It was humbling to be listed in the Vanity Fair’s Global Goal’s List, compiled in association with One Young World, to spotlight 17 global leaders and their work towards the Sustainable Development Goals. But it was also unsettling.
I am on the list as a champion for SDG 1 – the goal that targets the eradication of poverty in all its forms everywhere by 2030. In many ways, when the SDGs were agreed in 2015, this goal seemed relatively straightforward. The world had been making good progress on reducing extreme poverty in recent decades and, in 2015, I remember thinking it was definitely doable if we step on the pedal a bit.
Yet, today, for the first time in a generation, the number of people in extreme poverty is actually rising. Steady progress towards eradicating poverty and hunger has been kicked into reverse by an unprecedented confluence of crises. The spin-off impacts of COVID-19, climate change, conflicts and skyrocketing levels of inequality, are affecting progress towards all the SDGs, but none more so than SDG 1.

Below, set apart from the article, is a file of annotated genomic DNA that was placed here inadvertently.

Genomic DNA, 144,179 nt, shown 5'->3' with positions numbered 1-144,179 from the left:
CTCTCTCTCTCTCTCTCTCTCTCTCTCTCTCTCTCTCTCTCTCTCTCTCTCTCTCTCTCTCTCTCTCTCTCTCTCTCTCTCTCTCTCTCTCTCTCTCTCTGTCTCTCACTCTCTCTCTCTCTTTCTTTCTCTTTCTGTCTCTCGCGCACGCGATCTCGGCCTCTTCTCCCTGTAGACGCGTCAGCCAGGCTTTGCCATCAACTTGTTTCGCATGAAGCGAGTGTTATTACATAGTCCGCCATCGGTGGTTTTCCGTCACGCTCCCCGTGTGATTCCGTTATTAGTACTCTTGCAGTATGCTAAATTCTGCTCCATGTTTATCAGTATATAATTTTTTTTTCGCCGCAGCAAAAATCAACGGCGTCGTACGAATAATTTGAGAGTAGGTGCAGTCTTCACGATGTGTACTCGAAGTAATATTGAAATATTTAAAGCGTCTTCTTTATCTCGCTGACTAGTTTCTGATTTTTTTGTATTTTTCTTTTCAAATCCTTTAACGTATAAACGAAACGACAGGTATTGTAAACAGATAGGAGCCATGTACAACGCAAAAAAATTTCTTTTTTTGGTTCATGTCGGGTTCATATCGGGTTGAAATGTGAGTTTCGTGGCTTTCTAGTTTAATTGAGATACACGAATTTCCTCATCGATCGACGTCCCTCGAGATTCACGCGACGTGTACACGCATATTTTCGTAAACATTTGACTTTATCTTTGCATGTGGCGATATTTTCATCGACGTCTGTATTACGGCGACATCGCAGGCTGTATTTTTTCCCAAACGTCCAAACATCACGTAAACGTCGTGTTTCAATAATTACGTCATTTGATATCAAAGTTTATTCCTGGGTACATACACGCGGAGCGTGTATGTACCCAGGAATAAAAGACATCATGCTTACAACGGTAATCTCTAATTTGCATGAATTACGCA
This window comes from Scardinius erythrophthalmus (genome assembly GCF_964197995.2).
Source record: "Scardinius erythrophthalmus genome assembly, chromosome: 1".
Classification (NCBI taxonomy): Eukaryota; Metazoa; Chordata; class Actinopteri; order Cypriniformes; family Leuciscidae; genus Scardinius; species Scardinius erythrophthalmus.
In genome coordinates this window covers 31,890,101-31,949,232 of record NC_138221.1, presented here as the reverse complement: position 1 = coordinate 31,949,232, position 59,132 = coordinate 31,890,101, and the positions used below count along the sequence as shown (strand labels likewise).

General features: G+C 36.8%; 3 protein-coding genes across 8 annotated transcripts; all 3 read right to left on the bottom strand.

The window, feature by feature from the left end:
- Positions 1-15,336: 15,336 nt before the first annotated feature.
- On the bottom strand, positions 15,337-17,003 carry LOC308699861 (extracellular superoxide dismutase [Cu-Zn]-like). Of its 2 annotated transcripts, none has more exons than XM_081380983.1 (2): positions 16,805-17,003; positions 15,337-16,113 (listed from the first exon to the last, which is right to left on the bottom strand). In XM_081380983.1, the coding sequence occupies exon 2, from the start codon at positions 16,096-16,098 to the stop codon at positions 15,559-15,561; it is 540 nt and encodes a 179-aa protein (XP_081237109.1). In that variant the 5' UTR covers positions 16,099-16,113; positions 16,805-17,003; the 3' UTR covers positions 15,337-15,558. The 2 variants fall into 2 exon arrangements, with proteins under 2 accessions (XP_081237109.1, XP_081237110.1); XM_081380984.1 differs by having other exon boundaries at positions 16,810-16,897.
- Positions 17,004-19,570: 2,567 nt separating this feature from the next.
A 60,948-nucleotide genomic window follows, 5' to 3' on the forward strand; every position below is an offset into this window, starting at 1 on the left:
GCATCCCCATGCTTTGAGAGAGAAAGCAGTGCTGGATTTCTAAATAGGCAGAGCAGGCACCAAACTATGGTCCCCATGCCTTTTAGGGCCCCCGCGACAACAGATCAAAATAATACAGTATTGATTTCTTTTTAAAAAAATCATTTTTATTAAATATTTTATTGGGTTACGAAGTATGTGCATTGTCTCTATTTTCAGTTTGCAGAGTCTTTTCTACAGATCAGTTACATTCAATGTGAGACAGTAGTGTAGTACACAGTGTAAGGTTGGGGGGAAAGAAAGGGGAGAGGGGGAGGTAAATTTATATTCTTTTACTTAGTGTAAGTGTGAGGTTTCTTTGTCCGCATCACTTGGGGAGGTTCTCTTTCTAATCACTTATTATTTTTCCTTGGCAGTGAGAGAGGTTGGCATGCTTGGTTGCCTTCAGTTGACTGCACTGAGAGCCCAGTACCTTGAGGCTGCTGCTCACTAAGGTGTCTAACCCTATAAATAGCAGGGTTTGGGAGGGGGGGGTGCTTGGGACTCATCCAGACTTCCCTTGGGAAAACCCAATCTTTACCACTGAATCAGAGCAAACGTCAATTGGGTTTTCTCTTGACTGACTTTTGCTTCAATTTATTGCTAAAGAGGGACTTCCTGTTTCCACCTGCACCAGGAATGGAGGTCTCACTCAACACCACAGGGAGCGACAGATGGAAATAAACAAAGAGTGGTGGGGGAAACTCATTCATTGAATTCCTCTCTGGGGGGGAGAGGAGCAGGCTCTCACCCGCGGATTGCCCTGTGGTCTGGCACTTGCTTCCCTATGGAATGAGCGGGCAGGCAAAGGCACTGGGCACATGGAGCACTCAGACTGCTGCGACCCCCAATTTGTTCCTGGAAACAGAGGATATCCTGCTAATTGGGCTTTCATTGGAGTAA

As things stand, the world is far from on track to end poverty by 2030. When world leaders arrive at the UN in New York in September 2023 for the SDG Summit, they will see that, on almost every part of Agenda 2030, we are failing.
If we are to have any chance of meeting the SDGs this summit cannot just be a stocktake or about a bit of ‘accelerated progress’. It must involve a fundamental rethink of the status quo. Business as usual – including accepting and working within the parameters of the current global financial architecture – will mean failure. If we continue to accept financial and governance models that prioritise short term profits above people and planet and perpetuate the kind of wildly unequal economic growth we’re seeing at present, then progress towards SDGs will remain sporadic and slow.
We need to be doing everything we can to strengthen people’s power to drive their own change and to support, amplify and connect local action to the global agenda. If we’re to reduce poverty and create fairer societies, we need radical, lasting gains in democracy, equality and freedom. And they don’t come in prefab kits that can be flown in and dropped into place. They need strong foundations and on-site local builders to work from the ground up.
We need to be doing everything we can to formulate new models for humanitarian and climate financing and, more broadly, to push our governments to stop privileging the profits of the few over the wellbeing of the many and the future of our planet.
If we’re serious about achieving a just, sustainable world, settling for incremental change won’t cut it. The period of massive disruption we’re living through should be the catalyst for an equally radical response.
And we do have a window of opportunity to turn things around. All isn’t Vanity, if we can create a world that’s Fair.